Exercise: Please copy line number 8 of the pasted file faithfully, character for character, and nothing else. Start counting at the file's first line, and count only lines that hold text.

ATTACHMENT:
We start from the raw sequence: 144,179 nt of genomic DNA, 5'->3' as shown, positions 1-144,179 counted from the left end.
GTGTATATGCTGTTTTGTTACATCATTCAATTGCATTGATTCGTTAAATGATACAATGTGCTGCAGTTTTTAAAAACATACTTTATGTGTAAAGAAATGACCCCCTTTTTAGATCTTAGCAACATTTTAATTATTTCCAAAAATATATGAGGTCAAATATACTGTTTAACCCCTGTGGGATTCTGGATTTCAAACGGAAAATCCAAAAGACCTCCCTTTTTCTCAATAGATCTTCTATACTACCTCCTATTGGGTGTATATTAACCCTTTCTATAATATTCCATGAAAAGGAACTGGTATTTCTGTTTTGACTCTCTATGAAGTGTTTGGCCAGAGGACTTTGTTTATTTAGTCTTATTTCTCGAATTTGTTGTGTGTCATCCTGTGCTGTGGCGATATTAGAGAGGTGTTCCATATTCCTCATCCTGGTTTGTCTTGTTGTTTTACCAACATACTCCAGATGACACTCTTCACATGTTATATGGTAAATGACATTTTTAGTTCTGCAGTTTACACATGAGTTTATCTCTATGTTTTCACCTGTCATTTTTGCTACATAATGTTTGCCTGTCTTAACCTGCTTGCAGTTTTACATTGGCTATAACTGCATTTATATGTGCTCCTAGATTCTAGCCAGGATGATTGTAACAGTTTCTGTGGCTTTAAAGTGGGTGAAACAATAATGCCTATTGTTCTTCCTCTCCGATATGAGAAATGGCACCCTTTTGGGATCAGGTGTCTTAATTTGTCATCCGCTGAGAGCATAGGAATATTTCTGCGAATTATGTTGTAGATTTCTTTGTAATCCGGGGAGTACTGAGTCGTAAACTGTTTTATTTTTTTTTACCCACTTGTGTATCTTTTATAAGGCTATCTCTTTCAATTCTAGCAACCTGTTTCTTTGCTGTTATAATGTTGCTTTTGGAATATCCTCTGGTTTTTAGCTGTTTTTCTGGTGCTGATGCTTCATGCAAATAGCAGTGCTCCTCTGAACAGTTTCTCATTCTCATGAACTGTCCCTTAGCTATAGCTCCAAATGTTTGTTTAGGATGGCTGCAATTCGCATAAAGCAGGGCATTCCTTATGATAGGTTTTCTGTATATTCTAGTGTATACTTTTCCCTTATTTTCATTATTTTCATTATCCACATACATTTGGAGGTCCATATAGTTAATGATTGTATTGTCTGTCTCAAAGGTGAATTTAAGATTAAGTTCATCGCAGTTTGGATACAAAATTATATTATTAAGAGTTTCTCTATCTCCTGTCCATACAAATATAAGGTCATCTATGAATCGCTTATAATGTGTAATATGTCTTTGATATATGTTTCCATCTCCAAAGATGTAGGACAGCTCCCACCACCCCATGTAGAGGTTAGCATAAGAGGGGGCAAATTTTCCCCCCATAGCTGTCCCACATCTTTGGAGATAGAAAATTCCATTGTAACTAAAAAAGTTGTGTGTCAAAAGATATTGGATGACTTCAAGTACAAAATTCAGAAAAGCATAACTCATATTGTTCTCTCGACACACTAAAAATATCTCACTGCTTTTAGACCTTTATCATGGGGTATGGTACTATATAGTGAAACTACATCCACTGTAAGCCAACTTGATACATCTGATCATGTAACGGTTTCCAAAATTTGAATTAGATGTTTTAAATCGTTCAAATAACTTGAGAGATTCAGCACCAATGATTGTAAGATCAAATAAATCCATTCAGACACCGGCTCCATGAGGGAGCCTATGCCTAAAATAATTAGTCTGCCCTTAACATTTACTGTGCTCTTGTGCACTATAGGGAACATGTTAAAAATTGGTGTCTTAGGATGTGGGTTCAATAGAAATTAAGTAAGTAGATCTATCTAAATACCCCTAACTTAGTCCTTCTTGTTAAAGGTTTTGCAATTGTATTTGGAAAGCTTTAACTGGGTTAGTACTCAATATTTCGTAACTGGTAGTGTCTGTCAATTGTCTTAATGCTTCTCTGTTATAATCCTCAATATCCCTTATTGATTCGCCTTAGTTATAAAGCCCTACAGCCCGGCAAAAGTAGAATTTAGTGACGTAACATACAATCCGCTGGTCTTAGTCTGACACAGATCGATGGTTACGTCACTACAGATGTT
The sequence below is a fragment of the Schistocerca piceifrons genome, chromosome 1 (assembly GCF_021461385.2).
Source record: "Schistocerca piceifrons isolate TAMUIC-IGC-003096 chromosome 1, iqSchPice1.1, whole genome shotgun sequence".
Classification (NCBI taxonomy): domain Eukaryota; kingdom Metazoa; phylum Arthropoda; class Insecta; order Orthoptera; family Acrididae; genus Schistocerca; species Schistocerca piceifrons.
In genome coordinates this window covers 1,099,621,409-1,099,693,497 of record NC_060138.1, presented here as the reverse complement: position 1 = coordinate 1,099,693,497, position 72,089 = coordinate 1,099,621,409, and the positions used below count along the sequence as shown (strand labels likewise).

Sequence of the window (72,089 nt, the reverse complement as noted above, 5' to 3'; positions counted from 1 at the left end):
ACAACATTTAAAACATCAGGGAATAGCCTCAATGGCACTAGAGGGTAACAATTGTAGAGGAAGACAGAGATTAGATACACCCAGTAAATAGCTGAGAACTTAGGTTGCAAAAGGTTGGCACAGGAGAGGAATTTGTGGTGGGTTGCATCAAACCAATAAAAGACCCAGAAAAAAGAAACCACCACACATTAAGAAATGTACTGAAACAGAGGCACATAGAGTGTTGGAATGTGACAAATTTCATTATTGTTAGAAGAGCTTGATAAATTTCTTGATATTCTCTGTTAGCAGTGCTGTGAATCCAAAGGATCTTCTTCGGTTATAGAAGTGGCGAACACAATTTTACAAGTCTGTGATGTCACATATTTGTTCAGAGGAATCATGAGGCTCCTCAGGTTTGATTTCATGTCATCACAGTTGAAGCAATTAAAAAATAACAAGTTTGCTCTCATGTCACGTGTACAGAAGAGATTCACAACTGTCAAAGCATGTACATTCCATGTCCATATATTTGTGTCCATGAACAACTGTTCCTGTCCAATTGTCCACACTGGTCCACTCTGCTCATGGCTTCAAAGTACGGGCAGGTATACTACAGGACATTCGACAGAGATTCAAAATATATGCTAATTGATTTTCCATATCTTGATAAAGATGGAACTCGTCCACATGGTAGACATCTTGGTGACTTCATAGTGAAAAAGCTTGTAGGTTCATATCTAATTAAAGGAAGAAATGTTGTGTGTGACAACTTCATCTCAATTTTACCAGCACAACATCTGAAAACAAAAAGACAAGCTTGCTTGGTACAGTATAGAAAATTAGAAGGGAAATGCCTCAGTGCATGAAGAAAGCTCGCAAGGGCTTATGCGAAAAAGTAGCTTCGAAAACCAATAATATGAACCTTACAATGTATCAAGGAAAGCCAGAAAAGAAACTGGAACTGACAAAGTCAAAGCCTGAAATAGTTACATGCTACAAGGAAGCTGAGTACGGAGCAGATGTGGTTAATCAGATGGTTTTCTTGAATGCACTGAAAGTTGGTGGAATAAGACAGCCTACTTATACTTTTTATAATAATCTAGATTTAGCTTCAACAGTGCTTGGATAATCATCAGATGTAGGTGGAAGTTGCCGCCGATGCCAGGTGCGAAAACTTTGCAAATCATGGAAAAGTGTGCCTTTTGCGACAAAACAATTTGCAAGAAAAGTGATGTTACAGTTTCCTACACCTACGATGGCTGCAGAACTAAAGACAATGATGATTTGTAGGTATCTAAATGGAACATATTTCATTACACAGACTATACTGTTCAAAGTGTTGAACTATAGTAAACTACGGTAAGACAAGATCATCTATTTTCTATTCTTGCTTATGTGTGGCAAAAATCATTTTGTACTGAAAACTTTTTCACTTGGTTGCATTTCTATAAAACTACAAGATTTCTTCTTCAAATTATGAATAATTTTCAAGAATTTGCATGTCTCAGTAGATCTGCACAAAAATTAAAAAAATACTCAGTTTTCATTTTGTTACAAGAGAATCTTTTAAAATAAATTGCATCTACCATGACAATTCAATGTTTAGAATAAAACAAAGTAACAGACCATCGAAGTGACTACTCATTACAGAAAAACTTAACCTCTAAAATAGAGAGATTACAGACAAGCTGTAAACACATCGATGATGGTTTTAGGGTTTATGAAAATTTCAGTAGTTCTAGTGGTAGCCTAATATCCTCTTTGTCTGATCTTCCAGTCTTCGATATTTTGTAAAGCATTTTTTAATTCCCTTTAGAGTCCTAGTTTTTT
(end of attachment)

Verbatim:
ACAACATTTAAAACATCAGGGAATAGCCTCAATGGCACTAGAGGGTAACAATTGTAGAGGAAGACAGAGATTAGATACACCCAGTAAATAGCTGAGAACTTAGGTTGCAAAAGGTTGGCACAGGAGAGGAATTTGTGGTGGGTTGCATCAAACCAATAAAAGACCCAGAAAAAAGAAACCACCACACATTAAGAAATGTACTGAAACAGAGGCACATAGAGTGTTGGAATGTGACAAATTTCATTATTGTTAGAAGAGCTTGATAAATTTCTTGATATTCTCTGTTAGCAGTGCTGTGAATCCAAAGGATCTTCTTCGGTTATAGAAGTGGCGAACACAATTTTACAAGTCTGTGATGTCACATATTTGTTCAGAGGAATCATGAGGCTCCTCAGGTTTGATTTCATGTCATCACAGTTGAAGCAATTAAAAAATAACAAGTTTGCTCTCATGTCACGTGTACAGAAGAGATTCACAACTGTCAAAGCATGTACATTCCATGTCCATATATTTGTGTCCATGAACAACTGTTCCTGTCCAATTGTCCACACTGGTCCACTCTGCTCATGGCTTCAAAGTACGGGCAGGTATACTACAGGACATTCGACAGAGATTCAAAATATATGCTAATTGATTTTCCATATCTTGATAAAGATGGAACTCGTCCACATGGTAGACATCTTGGTGACTTCATAGTGAAAAAGCTTGTAGGTTCATATCTAATTAAAGGAAGAAATGTTGTGTGTGACAACTTCATCTCAATTTTACCAGCACAACATCTGAAAACAAAAAGACAAGCTTGCTTGGTACAGTATAGAAAATTAGAAGGGAAATGCCTCAGTGCATGAAGAAAGCTCGCAAGGGCTTATGCGAAAAAGTAGCTTCGAAAACCAATAATATGAACCTTACAATGTATCAAGGAAAGCCAGAAAAGAAACTGGAACTGACAAAGTCAAAGCCTGAAATAGTTACATGCTACAAGGAAGCTGAGTACGGAGCAGATGTGGTTAATCAGATGGTTTTCTTGAATGCACTGAAAGTTGGTGGAATAAGACAGCCTACTTATACTTTTTATAATAATCTAGATTTAGCTTCAACAGTGCTTGGATAATCATCAGATGTAGGTGGAAGTTGCCGCCGATGCCAGGTGCGAAAACTTTGCAAATCATGGAAAAGTGTGCCTTTTGCGACAAAACAATTTGCAAGAAAAGTGATGTTACAGTTTCCTACACCTACGATGGCTGCAGAACTAAAGACAATGATGATTTGTAGGTATCTAAATGGAACATATTTCATTACACAGACTATACTGTTCAAAGTGTTGAACTATAGTAAACTACGGTAAGACAAGATCATCTATTTTCTATTCTTGCTTATGTGTGGCAAAAATCATTTTGTACTGAAAACTTTTTCACTTGGTTGCATTTCTATAAAACTACAAGATTTCTTCTTCAAATTATGAATAATTTTCAAGAATTTGCATGTCTCAGTAGATCTGCACAAAAATTAAAAAAATACTCAGTTTTCATTTTGTTACAAGAGAATCTTTTAAAATAAATTGCATCTACCATGACAATTCAATGTTTAGAATAAAACAAAGTAACAGACCATCGAAGTGACTACTCATTACAGAAAAACTTAACCTCTAAAATAGAGAGATTACAGACAAGCTGTAAACACATCGATGATGGTTTTAGGGTTTATGAAAATTTCAGTAGTTCTAGTGGTAGCCTAATATCCTCTTTGTCTGATCTTCCAGTCTTCGATATTTTGTAAAGCATTTTTTAATTCCCTTTAGAGTCCTAGTTTTTT